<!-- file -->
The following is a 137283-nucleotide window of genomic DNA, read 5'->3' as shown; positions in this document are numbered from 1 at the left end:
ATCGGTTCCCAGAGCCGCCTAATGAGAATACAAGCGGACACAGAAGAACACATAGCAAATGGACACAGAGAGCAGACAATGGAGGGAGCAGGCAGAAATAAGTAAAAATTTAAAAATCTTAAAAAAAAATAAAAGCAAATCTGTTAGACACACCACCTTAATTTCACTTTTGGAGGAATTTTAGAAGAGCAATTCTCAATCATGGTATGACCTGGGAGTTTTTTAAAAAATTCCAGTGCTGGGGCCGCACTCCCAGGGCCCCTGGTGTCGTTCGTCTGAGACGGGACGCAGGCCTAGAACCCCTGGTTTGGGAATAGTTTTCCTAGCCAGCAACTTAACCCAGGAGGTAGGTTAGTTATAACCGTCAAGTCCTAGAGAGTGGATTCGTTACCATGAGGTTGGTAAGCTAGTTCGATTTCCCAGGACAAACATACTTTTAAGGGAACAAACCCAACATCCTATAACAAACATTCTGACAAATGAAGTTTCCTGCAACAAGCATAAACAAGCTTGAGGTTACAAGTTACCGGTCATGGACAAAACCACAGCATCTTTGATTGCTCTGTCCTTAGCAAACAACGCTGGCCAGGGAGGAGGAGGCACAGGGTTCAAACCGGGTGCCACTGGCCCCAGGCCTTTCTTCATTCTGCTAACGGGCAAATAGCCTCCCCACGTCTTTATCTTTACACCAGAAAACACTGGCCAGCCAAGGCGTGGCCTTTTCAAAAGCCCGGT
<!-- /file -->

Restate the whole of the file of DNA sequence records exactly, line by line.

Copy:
The following is a 137283-nucleotide window of genomic DNA, read 5'->3' as shown; positions in this document are numbered from 1 at the left end:
ATCGGTTCCCAGAGCCGCCTAATGAGAATACAAGCGGACACAGAAGAACACATAGCAAATGGACACAGAGAGCAGACAATGGAGGGAGCAGGCAGAAATAAGTAAAAATTTAAAAATCTTAAAAAAAAATAAAAGCAAATCTGTTAGACACACCACCTTAATTTCACTTTTGGAGGAATTTTAGAAGAGCAATTCTCAATCATGGTATGACCTGGGAGTTTTTTAAAAAATTCCAGTGCTGGGGCCGCACTCCCAGGGCCCCTGGTGTCGTTCGTCTGAGACGGGACGCAGGCCTAGAACCCCTGGTTTGGGAATAGTTTTCCTAGCCAGCAACTTAACCCAGGAGGTAGGTTAGTTATAACCGTCAAGTCCTAGAGAGTGGATTCGTTACCATGAGGTTGGTAAGCTAGTTCGATTTCCCAGGACAAACATACTTTTAAGGGAACAAACCCAACATCCTATAACAAACATTCTGACAAATGAAGTTTCCTGCAACAAGCATAAACAAGCTTGAGGTTACAAGTTACCGGTCATGGACAAAACCACAGCATCTTTGATTGCTCTGTCCTTAGCAAACAACGCTGGCCAGGGAGGAGGAGGCACAGGGTTCAAACCGGGTGCCACTGGCCCCAGGCCTTTCTTCATTCTGCTAACGGGCAAATAGCCTCCCCACGTCTTTATCTTTACACCAGAAAACACTGGCCAGCCAAGGCGTGGCCTTTTCAAAAGCCCGGT